Other institutions that made the list are Mississippi State University, Florida International University, University of Illinois-Urbana Champaign, Howard University, Rutgers University-New Brunswick, Rutgers University-Newark, Trine University, Brigham Young University, University of Connecticut and University of Nebraska-Omaha.

SOU's Danielle Mancuso receives ACUI award

SOU’s Danielle Mancuso recognized by international group

The Association of College Unions International has recognized Danielle Mancuso, SOU’s associate director of student life, with the organization’s Excellence in Volunteer Service Award.

Mancuso served as the association’s 2019 Region IV Conference coordinator and co-chair, and developed the first joint regional conference in ACUI’s modern regional structure. Mancuso has held volunteer positions with the association for two years.

“Working for ACUI is so rewarding and fulfilling,” Mancuso said. “I count on my time at these conferences to rejuvenate and to learn. What I appreciate most about being in service to this organization are the talented and committed colleagues that I connect with regularly.”

ACUI is the professional home to thousands of campus community builders around the world, primarily focused on the work of those in the college unions and student activities field. The Excellence in Volunteer Service Award acknowledges individuals for their success and loyalty to ACUI during the previous 12 months in a volunteer role.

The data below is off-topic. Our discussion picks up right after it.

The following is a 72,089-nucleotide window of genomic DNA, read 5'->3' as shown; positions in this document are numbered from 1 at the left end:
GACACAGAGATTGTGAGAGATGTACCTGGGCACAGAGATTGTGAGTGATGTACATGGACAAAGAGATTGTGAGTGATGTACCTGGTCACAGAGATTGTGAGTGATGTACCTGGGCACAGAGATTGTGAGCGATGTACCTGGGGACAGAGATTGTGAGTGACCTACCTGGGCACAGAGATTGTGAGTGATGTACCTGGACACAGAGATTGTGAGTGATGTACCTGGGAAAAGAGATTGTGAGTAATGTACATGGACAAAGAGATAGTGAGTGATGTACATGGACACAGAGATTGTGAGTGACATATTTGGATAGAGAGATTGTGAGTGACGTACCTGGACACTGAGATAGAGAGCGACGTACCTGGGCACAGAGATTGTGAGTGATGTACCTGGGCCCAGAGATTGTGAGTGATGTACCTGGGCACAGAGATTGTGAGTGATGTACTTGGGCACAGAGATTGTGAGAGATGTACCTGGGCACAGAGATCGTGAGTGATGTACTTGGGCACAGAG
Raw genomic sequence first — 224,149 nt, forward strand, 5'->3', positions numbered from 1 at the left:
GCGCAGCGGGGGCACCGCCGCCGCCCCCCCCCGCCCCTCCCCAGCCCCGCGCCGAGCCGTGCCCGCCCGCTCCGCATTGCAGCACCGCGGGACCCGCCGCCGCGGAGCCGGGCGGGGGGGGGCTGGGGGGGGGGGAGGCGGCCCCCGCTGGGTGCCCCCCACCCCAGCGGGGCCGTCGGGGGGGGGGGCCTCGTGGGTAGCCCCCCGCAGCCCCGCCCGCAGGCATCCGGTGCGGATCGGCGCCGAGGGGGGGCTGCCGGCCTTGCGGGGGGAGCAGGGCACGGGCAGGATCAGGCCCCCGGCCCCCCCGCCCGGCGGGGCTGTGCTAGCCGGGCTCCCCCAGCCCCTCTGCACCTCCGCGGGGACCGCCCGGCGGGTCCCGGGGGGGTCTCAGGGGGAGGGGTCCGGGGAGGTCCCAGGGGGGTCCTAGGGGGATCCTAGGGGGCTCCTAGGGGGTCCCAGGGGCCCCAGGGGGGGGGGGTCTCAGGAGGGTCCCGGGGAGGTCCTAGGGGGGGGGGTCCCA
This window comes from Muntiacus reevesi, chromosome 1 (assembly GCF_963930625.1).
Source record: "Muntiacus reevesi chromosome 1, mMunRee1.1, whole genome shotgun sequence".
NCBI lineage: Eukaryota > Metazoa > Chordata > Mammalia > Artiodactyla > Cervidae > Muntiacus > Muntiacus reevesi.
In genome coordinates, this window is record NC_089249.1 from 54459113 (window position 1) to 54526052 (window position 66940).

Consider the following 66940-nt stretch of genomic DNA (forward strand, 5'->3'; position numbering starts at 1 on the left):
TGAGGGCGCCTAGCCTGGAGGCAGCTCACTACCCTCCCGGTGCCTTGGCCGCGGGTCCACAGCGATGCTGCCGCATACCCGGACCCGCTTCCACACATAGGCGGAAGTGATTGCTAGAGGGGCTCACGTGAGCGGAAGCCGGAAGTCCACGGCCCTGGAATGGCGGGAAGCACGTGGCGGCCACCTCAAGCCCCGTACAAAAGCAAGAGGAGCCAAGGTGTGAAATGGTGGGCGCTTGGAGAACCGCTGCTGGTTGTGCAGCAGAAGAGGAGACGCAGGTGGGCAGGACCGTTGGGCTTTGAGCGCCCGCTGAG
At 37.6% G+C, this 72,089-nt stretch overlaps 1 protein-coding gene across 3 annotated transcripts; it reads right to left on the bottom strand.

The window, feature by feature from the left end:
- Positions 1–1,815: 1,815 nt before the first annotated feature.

“Two weeks into my role as Conference Chair, I was asked if I would be interested in collaborating with Region I (another 5 states) to create a joint conference,” Mancuso said. “It meant more people and the opportunity to host a conference at University Nevada, Reno, at the Joe Crowley Student Union.

“It was amazing to lead a team of seasoned professionals, mentors, mid-level and new professionals. From the beginning of planning the conference, we designated a theme and a purpose, everything we did was rooted in that purpose – ‘Collaborations for a Common Vision.’”

The volunteer award recipient is chosen based on a high level of engagement that affirms ACUI’s value of professional service, validating their leadership, passion and contribution to the association.

“Mancuso’s work, vision and action has been centered on a deep and constant care for the experience of others,” the ACUI said. “A true storyteller, they succeeded in spinning a narrative throughout the joint regional conference that supported delegates in reflecting upon how identity shapes our stories.”

Mancuso’s achievements in professional service are significant to the association and to SOU. Mancuso began at Southern Oregon University in 2008 as Commuter & Veterans Resource Center Coordinator, and has positively impacted the SOU student experience for the past 12 years.

“In higher education, we engage in collaboration with departments, community partners, staff and faculty, organizations,” Mancuso said. “Our work is about people and processes. I was determined to put people and our stories of coming together at the center of this conference. I think what is most meaningful to me is that of the 400 conference attendees, 11 of them were SOU students. It is so much more meaningful to share in this good work with them.